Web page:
In another VladTV interview, rapper Cappadonna describes his most exciting ODB story. Cappadonna says that during a Notorious B.I.G. set somewhere in Brooklyn, Dirty rushed the stage, took the mic from Biggie, and started rapping. Rather than get upset, Big got live and started hyping up Dirt as he took over the performance. Cappadonna says if it were anyone else, they would have gotten “sandwiched”. Cappadonna described another story briefly, saying that Dirty once parked his car on the lawn of Mally Mall’s house, thinking that it was a driveway. When he left, Dirt ran over Mall’s mailbox and dipped out as if it were a hit-and-run, even though everyone knew it was Dirt who did it.
Ghostface Killah and RZA have told similar stories about ODB’s sexual escapades, which seem to describe the same instance. Ghostface says that one day, Dirty was “burning” or had “friction burns” on his penis, but still wanted to have sex. To deal with his situation, Ghostface says that ODB wrapped his d*ck in gauze, put a condom over it, and got busy with his lady-friend. RZA tells the story a little differently, saying that Dirt was dealing with a “sexually transmitted situation” and that he ran out of condoms. Dirt rose to the occasion by tying a rag around his penis as a substitute for protection. Regardless of which story is more accurate, Ol’ Dirty Bastard really lived up to his name on this one.
40 Glocc also has described a few moments he had with ODB in a VladTV interview (although there are many comments on the video accusing 40 Glocc of fabricating the stories). When asked for his best Ol’ Dirty Bastard Story, 40 Glocc described a time when he and ODB were hanging out in the club together. At some point, ODB spilled a little bit of Hennessy from his cup onto Glocc’s new shoes. Glocc says that he told ODB it was okay, but Dirt went out of his way to make amends by dumping the rest of his liquor onto his own head and saying, “Now my sh*t’s f**ked up with you”.
Another ODB story was told to VladTV by rapper and producer Pras. Pras told of a time when Dirty walked into one of Pras’ recording sessions, thinking it was his. Pras says he didn’t know if Dirt was drunk or not, but he says that Dirt didn’t know the state he was in. Apparently, ODB believed he was in New York City at a different studio, when reality he was at a recording studio in California. As Pras was assessing the situation and trying to figure out how to politely get Dirt to leave, Dirt hears a beat that was being looped in the studio and asks for it to be turned up louder. Dirt liked what he heard and told Pras that the beat was hot and that he had to get in on it. After listening to the beat for a while, Pras said that ODB got in the studio and laid a verse down in one take. Right before he recorded, Pras says that he was planning on deleting ODB’s verse, but it turned out to be too hot to take off the record. The track turned out to be Pras’ “Ghetto Supastar”, that features Ol’ Dirty Bastard and Mya. The single peaked at #15 on the Billboard Hot 100 chart.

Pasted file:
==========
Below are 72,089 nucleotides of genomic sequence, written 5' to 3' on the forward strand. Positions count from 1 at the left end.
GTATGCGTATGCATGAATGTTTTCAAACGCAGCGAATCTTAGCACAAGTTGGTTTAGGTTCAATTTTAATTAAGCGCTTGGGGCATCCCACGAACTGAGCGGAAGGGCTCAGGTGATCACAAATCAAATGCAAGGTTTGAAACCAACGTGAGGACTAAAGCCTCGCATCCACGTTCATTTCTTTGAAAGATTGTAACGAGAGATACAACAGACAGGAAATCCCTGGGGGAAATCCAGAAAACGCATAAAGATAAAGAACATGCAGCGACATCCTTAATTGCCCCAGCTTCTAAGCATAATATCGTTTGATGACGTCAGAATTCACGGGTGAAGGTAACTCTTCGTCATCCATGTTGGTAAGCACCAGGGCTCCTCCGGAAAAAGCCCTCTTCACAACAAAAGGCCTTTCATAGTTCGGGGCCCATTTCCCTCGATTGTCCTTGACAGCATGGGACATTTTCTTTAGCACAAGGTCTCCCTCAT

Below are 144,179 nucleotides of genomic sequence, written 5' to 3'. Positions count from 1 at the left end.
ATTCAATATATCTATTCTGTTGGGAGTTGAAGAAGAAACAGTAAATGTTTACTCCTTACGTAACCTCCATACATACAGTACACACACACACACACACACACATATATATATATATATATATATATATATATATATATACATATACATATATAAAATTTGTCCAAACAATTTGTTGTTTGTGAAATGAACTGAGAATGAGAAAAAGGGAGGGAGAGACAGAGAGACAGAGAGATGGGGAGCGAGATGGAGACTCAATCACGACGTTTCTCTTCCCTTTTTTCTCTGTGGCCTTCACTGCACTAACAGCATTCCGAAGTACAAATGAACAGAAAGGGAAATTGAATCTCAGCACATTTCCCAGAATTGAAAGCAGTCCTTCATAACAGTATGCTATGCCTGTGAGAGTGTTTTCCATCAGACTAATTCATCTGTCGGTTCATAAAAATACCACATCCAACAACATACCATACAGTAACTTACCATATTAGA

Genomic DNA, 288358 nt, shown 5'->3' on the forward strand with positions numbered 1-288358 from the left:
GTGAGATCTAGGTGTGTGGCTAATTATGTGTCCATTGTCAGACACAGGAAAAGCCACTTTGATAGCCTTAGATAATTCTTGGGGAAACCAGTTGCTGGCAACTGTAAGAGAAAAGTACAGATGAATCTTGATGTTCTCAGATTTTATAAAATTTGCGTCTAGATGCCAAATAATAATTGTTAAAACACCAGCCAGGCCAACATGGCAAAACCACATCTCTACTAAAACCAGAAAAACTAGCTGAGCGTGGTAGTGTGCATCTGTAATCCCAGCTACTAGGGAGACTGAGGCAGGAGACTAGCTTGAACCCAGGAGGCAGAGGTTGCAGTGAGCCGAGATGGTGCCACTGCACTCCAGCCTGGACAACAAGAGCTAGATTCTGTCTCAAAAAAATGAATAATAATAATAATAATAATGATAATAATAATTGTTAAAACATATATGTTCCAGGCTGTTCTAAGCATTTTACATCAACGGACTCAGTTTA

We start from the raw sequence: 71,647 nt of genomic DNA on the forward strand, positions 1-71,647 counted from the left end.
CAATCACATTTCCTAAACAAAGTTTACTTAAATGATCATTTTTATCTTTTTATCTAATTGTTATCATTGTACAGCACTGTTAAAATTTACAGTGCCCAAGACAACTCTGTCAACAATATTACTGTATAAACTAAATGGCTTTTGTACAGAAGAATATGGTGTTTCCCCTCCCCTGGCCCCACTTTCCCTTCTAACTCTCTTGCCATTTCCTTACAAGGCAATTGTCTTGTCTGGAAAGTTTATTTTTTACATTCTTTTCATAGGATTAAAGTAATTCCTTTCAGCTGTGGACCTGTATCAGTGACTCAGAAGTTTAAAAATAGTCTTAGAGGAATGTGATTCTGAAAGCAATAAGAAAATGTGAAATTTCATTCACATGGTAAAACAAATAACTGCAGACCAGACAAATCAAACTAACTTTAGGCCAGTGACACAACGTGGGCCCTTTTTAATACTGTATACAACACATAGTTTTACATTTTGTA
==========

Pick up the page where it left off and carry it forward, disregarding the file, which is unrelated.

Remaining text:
In a Thisis50 interview, Wyclef Jean claims that he himself was responsible for recruiting ODB to feature on “Ghetto Supastar”, meaning one of the stories is likely to be untrue. Regardless, Wyclef included one of his own crazy ODB stories in the interview. At an Uptown New York concert, the Wu Tang Clan and The Fugees both were to perform. The Fugees had come to the venue with a small Winnebago, so when Dirty saw it, he allegedly said, “I love The Fugees, I love the girl, but I’m gon’ whip somebody’s a*s today. I want that Winnebago”. The Fugees removed everything they had in the car and let ODB take it. Wyclef said that he didn’t stand in his way because he knew he would be outnumbered if Dirt had the rest of Wu Tang backing him up. Wyclef said that he confronted ODB about the incident later on, but Dirt said he couldn’t remember it happening. Still, Wyclef Jean spoke highly of Ol’ Dirty Bastard throughout the interview, saying that he loved him and that he had “a vibe and a half”.